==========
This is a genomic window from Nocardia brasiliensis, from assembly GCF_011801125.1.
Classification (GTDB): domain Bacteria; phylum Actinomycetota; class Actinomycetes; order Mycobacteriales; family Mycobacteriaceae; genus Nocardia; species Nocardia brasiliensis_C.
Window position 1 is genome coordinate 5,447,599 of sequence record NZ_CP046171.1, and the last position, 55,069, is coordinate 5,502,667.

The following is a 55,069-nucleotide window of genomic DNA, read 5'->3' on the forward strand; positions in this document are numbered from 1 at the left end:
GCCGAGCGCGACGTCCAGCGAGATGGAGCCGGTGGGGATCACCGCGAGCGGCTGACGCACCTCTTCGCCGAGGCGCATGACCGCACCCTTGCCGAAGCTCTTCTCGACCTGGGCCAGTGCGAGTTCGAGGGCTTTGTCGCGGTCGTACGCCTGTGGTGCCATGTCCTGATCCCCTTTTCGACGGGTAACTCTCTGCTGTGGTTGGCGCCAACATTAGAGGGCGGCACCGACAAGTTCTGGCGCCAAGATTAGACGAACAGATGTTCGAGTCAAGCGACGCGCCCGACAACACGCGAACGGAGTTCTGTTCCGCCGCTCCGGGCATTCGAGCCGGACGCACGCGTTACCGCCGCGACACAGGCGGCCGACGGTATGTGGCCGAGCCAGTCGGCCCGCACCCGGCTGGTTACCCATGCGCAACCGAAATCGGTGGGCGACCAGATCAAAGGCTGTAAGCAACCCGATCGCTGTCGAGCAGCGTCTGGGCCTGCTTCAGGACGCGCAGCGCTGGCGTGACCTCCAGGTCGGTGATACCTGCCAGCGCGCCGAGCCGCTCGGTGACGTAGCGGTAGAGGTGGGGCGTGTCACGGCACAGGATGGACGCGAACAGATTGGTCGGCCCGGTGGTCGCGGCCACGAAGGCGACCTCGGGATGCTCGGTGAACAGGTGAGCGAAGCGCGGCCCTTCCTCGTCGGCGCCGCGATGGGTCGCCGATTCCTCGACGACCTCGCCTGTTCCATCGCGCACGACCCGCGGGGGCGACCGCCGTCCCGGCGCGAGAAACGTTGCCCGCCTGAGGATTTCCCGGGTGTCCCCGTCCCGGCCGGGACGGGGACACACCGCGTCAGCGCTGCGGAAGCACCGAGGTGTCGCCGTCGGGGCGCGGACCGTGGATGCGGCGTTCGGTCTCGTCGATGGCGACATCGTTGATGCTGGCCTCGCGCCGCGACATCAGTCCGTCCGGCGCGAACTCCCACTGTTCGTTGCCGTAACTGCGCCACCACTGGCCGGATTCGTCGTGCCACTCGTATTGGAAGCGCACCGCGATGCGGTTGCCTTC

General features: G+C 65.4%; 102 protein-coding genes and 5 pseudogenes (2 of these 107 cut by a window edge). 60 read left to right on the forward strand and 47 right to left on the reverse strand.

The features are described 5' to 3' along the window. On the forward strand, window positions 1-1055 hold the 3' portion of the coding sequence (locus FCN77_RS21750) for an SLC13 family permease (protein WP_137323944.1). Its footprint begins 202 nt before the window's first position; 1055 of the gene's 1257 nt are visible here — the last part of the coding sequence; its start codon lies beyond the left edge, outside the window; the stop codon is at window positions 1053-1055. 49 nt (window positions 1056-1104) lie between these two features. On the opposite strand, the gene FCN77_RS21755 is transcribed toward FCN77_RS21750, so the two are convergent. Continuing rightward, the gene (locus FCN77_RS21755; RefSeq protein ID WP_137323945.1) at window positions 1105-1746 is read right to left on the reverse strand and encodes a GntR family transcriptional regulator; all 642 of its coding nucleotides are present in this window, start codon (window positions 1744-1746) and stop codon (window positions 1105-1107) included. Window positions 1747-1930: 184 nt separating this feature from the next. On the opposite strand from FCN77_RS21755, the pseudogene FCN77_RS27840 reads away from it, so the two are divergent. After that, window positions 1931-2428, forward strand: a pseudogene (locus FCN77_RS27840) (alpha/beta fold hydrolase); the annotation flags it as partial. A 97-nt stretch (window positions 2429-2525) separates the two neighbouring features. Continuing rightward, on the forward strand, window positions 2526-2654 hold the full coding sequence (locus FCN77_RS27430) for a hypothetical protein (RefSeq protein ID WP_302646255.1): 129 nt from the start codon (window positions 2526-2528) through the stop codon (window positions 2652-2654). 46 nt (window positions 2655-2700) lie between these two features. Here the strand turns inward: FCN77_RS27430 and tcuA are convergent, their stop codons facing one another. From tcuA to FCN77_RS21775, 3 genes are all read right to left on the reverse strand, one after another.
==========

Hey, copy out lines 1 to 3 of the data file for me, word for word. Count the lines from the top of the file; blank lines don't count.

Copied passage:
This is a genomic window from Nocardia brasiliensis, from assembly GCF_011801125.1.
Classification (GTDB): domain Bacteria; phylum Actinomycetota; class Actinomycetes; order Mycobacteriales; family Mycobacteriaceae; genus Nocardia; species Nocardia brasiliensis_C.
Window position 1 is genome coordinate 5,447,599 of sequence record NZ_CP046171.1, and the last position, 55,069, is coordinate 5,502,667.